In three months, the new EU General Data Protection Regulation will come into force, but there’s a high level of uncertainty
On 25 May 2018, the new EU General Data Protection Regulation (GDPR) enters into force. It basically affects every company that stores customer data in digital form. The standardisation of the EU-wide data protection law aims to ensure better protection of personal data. The GDPR regulates how companies and public institutions must deal with personal data.
- should be able to obtain information on the data collected about them more easily and in terms that are easier to understand.
- can request that their data are transferred to a different provider (data portability).
- have the right to be forgotten; that is, all data must be deleted upon request if there are no legitimate reasons for saving their data.
- must be informed about data privacy violations faster and in a manner that is easier to understand. In the future, companies must inform the competent regulatory authorities about any incident within 72 hours.
According to a survey by the consulting firm EY published at the beginning of February, only 33% of the companies surveyed worldwide have a concrete plan for the implementation of EU regulations. In Europe, this figure is significantly higher at 66%, but there’s a lot of uncertainty here, too.
Concrete challenges in implementation
Because of the changes, the finance departments must document who has access to payment transaction data. To use their customers’ data, the companies must request individual permission from each individual customer. A general note in the terms and conditions is not sufficient. In the future, customer data that is no longer necessary for the fulfilment of the contract must be deleted or anonymised.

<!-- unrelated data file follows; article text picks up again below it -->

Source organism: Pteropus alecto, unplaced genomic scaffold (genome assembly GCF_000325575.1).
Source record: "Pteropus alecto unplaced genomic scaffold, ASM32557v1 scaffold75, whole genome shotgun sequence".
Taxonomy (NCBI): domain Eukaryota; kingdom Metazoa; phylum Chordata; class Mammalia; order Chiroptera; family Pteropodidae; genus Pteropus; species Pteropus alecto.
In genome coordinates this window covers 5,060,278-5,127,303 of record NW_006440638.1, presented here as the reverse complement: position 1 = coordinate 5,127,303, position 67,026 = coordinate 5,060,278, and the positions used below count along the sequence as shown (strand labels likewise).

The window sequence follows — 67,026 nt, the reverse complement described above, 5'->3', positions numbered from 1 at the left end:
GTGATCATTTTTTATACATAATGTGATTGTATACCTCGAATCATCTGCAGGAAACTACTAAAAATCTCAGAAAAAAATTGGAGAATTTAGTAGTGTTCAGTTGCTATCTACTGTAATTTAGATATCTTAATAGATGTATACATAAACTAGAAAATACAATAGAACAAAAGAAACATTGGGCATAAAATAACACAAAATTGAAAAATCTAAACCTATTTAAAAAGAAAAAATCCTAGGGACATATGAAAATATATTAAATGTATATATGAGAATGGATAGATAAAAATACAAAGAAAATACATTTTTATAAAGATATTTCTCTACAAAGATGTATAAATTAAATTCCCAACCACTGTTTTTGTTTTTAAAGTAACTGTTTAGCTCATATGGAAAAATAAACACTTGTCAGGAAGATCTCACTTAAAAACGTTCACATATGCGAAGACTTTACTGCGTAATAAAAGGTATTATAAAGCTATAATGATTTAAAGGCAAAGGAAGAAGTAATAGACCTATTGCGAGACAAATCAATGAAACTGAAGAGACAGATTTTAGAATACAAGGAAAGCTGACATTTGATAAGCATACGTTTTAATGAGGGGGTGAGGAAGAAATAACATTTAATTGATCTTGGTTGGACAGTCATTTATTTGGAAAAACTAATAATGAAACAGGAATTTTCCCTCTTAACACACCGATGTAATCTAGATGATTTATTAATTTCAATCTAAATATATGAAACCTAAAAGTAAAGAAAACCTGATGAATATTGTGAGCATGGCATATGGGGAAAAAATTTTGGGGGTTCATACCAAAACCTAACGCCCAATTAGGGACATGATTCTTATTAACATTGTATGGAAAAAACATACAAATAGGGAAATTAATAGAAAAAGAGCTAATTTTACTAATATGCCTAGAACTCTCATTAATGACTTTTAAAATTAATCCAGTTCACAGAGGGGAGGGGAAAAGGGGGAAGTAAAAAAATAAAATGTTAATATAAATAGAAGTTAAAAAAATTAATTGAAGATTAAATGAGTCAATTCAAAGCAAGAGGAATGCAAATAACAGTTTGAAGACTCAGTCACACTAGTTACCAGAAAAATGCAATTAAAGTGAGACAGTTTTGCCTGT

Reducing the amount of data stored makes it much harder for companies to do big data analytics. In addition, it’s not just the finance departments that are affected, but also the sales or personnel departments. These relationships must be documented by companies in a transparent, up-to-date manner, so that the necessary information can be provided in the event of any claims for damages by customers or inspections by authorities.
Fines for infringements can amount to up to € 20 million, or 4% of the world’s annual turnover. The severity of the action taken against infringements will vary from country to country, as it is not the central authority that is responsible, but the countries’ individual data protection authorities.
Experts expect certifications to play a bigger role in the future: A corresponding data protection seal proves that a company complies with the requirements of the EU GDPR and, depending on the certification, with additional national requirements in all data protection-relevant processes.
So far, data protection has often been a disadvantage for European companies, as non-EU providers have had an easy time with privacy issues.
Therefore, the new standard will have worldwide consequences: In fact, the measures requested don’t just apply to EU-based companies but also follow the marketplace principle. This means that all companies that market their products or services to EU citizens are subject to the new requirements and the extension of liability.
Please contact us if you are unsure how to implement the EU General Data Protection Regulation in your company. We’ll be glad to assist you with the professional implementation of data protection requirements.